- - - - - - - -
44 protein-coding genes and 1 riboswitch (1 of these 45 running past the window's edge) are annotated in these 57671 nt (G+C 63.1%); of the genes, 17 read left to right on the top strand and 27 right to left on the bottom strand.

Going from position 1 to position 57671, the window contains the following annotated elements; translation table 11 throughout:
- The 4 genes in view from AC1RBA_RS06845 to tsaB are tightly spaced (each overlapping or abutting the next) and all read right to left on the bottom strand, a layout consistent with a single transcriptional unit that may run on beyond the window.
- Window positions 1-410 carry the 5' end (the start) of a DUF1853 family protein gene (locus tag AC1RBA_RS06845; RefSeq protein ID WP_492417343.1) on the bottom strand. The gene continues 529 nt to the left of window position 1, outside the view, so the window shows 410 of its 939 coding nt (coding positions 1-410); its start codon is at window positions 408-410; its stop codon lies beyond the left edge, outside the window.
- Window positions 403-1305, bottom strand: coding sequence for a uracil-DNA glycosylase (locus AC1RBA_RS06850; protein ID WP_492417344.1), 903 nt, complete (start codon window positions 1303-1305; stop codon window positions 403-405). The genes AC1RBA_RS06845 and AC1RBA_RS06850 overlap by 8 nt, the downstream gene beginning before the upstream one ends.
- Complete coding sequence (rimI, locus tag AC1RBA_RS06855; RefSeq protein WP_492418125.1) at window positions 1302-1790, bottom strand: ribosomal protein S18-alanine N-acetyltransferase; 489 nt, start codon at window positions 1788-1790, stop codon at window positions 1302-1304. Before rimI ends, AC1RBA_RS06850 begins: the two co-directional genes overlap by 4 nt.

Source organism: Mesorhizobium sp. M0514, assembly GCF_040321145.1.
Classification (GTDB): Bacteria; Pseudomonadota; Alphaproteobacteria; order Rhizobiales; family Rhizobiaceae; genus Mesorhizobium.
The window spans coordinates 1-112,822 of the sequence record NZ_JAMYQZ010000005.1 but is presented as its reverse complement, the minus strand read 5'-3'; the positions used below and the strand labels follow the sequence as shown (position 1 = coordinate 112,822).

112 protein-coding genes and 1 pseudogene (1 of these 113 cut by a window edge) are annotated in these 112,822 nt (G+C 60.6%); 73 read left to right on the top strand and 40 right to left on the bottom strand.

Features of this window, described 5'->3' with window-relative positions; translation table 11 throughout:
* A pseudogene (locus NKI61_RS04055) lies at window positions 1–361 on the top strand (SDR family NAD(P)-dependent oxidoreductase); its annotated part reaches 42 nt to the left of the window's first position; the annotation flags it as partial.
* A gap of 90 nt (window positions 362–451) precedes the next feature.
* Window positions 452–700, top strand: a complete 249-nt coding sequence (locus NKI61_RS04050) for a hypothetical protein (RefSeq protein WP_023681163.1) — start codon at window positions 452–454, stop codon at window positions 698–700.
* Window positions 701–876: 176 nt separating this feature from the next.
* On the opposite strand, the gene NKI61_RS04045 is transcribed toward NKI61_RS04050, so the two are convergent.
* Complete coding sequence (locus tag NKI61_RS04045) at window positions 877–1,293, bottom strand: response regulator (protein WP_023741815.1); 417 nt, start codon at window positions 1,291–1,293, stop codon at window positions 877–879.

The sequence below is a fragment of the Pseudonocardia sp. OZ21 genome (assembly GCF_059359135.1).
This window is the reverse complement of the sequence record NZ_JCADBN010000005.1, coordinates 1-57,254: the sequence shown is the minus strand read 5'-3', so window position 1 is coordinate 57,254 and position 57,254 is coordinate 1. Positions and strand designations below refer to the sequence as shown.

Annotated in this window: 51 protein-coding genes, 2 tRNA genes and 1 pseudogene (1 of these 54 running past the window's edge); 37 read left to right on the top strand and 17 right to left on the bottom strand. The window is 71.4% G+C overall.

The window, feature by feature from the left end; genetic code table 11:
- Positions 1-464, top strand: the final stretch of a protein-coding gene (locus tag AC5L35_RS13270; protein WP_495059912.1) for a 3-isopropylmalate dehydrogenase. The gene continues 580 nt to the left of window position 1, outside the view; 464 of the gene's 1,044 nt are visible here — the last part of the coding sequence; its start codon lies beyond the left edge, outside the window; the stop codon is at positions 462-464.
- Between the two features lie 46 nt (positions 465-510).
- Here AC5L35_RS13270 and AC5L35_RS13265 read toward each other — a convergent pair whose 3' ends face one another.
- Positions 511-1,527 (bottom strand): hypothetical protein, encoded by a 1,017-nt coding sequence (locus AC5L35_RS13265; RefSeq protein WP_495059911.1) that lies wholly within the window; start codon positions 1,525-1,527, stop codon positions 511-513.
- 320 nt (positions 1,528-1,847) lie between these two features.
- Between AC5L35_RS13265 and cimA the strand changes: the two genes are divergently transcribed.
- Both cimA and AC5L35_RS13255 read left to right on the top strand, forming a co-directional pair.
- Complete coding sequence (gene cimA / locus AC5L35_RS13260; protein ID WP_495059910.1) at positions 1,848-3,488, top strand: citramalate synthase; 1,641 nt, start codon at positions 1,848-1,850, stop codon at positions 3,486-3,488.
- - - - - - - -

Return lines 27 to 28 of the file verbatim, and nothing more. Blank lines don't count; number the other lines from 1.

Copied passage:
- Between AC5L35_RS13265 and cimA the strand changes: the two genes are divergently transcribed.
- Both cimA and AC5L35_RS13255 read left to right on the top strand, forming a co-directional pair.